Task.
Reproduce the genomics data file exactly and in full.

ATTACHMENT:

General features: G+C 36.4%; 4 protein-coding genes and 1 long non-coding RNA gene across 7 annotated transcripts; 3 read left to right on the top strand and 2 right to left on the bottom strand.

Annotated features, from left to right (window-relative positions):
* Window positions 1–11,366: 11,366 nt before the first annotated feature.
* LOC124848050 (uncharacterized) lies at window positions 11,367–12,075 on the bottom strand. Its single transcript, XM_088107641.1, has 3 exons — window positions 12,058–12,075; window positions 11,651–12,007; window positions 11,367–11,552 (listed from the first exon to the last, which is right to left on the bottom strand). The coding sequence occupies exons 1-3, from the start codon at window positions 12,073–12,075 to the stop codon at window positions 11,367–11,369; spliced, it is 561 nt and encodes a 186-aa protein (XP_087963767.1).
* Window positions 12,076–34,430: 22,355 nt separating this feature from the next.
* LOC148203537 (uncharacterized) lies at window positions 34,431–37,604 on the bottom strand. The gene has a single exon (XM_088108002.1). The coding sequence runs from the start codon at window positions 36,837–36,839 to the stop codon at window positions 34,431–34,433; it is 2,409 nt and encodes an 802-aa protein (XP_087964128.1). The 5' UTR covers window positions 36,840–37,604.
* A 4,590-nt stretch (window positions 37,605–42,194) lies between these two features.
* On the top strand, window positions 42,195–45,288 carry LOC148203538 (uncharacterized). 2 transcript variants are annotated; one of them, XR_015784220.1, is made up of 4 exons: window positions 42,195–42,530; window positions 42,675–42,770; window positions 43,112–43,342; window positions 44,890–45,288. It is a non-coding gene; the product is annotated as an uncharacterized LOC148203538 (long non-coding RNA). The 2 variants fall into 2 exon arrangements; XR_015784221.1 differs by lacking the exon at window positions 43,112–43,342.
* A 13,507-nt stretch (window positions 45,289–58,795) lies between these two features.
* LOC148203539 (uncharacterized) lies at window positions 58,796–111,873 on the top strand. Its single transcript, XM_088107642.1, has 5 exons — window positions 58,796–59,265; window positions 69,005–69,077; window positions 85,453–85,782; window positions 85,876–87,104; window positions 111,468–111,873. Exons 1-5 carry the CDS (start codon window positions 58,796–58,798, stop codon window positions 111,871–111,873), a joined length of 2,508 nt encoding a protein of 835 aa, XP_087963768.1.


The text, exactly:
General features: G+C 36.4%; 4 protein-coding genes and 1 long non-coding RNA gene across 7 annotated transcripts; 3 read left to right on the top strand and 2 right to left on the bottom strand.

Annotated features, from left to right (window-relative positions):
* Window positions 1–11,366: 11,366 nt before the first annotated feature.
* LOC124848050 (uncharacterized) lies at window positions 11,367–12,075 on the bottom strand. Its single transcript, XM_088107641.1, has 3 exons — window positions 12,058–12,075; window positions 11,651–12,007; window positions 11,367–11,552 (listed from the first exon to the last, which is right to left on the bottom strand). The coding sequence occupies exons 1-3, from the start codon at window positions 12,073–12,075 to the stop codon at window positions 11,367–11,369; spliced, it is 561 nt and encodes a 186-aa protein (XP_087963767.1).
* Window positions 12,076–34,430: 22,355 nt separating this feature from the next.
* LOC148203537 (uncharacterized) lies at window positions 34,431–37,604 on the bottom strand. The gene has a single exon (XM_088108002.1). The coding sequence runs from the start codon at window positions 36,837–36,839 to the stop codon at window positions 34,431–34,433; it is 2,409 nt and encodes an 802-aa protein (XP_087964128.1). The 5' UTR covers window positions 36,840–37,604.
* A 4,590-nt stretch (window positions 37,605–42,194) lies between these two features.
* On the top strand, window positions 42,195–45,288 carry LOC148203538 (uncharacterized). 2 transcript variants are annotated; one of them, XR_015784220.1, is made up of 4 exons: window positions 42,195–42,530; window positions 42,675–42,770; window positions 43,112–43,342; window positions 44,890–45,288. It is a non-coding gene; the product is annotated as an uncharacterized LOC148203538 (long non-coding RNA). The 2 variants fall into 2 exon arrangements; XR_015784221.1 differs by lacking the exon at window positions 43,112–43,342.
* A 13,507-nt stretch (window positions 45,289–58,795) lies between these two features.
* LOC148203539 (uncharacterized) lies at window positions 58,796–111,873 on the top strand. Its single transcript, XM_088107642.1, has 5 exons — window positions 58,796–59,265; window positions 69,005–69,077; window positions 85,453–85,782; window positions 85,876–87,104; window positions 111,468–111,873. Exons 1-5 carry the CDS (start codon window positions 58,796–58,798, stop codon window positions 111,871–111,873), a joined length of 2,508 nt encoding a protein of 835 aa, XP_087963768.1.